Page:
G20 vows to crackdown on global tax loopholes

Finance ministers from world's biggest nations pledge to close tax loopholes

The likes of Google, Apple and Amazon were today facing a new tax crackdown as finance ministers from among the world’s biggest nations, who are gathering in Sydney, stepped up plans to close loopholes.

US Treasury Secretary Jack Lew threw his weight behind a push to make global taxation reform a goal for the G20 nations and tighten the loopholes used by major multinationals to avoid tax.

The weekend meeting of finance ministers and central bank governors was also set to endorse a separate scheme for the automatic exchange of information between international tax authorities in a bid to crack down on offshore tax evasion.

International Monetary Fund managing director Christine Lagarde, pictured, said gaining revenue from new global digitised businesses such as Google and Apple is a “big ongoing problem” and called for a radical rethink of international tax arrangements.

Largarde stressed that governments needed to be more fleet-footed to keep up. “They have to invent new concepts just as quickly and as well as those companies are inventing their optimisation schemes,” she said.

Host Australia — heavily reliant on corporate tax receipts — is pushing hard for reform, as many Western economies labour under deficits and multinationals use “contrived” structures to avoid taxes.

Google was recently labelled “evil” by House of Commons Public Accounts Committee chairman Margaret Hodge for paying so little corporation tax in Britain, its biggest market after America.

The internet behemoth paid $771 million (£463 million) in non-US corporation tax on foreign profits of $8.67 billion last year — double the amount it paid in 2012, but still much lower than typical UK companies.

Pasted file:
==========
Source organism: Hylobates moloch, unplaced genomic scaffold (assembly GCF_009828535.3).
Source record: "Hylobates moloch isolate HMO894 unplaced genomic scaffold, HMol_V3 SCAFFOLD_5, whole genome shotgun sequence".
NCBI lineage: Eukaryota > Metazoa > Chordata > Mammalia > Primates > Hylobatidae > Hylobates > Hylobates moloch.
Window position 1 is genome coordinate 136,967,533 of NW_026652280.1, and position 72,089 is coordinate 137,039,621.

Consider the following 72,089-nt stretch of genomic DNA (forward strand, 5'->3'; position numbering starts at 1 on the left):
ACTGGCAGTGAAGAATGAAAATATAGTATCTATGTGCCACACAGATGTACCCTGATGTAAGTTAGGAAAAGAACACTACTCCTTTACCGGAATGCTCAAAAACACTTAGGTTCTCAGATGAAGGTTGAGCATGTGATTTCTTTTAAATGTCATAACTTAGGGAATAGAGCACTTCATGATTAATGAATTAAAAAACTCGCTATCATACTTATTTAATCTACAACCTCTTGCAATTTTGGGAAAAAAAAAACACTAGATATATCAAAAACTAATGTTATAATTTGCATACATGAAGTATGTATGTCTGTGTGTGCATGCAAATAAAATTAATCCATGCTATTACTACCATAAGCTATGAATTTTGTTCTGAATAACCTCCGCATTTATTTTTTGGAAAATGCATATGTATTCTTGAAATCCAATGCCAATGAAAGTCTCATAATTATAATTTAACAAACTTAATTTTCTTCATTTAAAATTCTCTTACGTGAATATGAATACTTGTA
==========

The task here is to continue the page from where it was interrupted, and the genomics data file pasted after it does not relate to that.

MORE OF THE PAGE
In 2012 Amazon paid no UK corporation tax on estimated sales of £3.2 billion in Britain, as it has a base in Luxembourg to process sales, while Apple reportedly processes much of its £6 billion-plus annual UK revenue via low-tax Ireland.

Lew backed the need for tax harmonisation, saying on Friday that all nations should adopt the automatic exchange of information as a global standard. “The G20’s work on tax co-operation is among our most important new initiatives,” he said.

The G20 has also backed a plan drafted by the Organisation for Economic Co-operation and Development allowing countries to ignore inter-company contracts aimed at channelling profits into tax havens.

“This is not against multinationals,” OECD director-general Angel Gurria said. “Multinationals have to have legal assurance that they’re not going to be double-taxed, but they have to contribute; their fair share has to be put on the table.”

Start your day with The Independent, sign up for daily news emails
News
Bill Gates, founder of Microsoft and co-chair of the Bill and Melinda Gates Foundation
businessUber, Snapchat and Facebook founders among those on the 2015 Forbes Billionaire List
News
news... and what your reaction to the creatures above says about you
News
Homer’s equation, in an episode in 1998, comes close to the truth, as revealed 14 years later
science
News
news
ebooks
ebooksA special investigation by Andy McSmith
Latest stories from i100
Have you tried new the Independent Digital Edition apps?
Independent Dating
and  

By clicking 'Search' you
are agreeing to our
Terms of Use.

iJobs Job Widget
iJobs Money & Business

Ashdown Group: Junior Application Support Analyst - Fluent German Speaker

£25000 - £30000 per annum + benefits: Ashdown Group: A global leader operating...

Recruitment Genius: Customer Service Advisor

£15000 - £16000 per annum: Recruitment Genius: A Customer Service Advisor is r...

Ashdown Group: Trainee Consultant - Surrey / South West London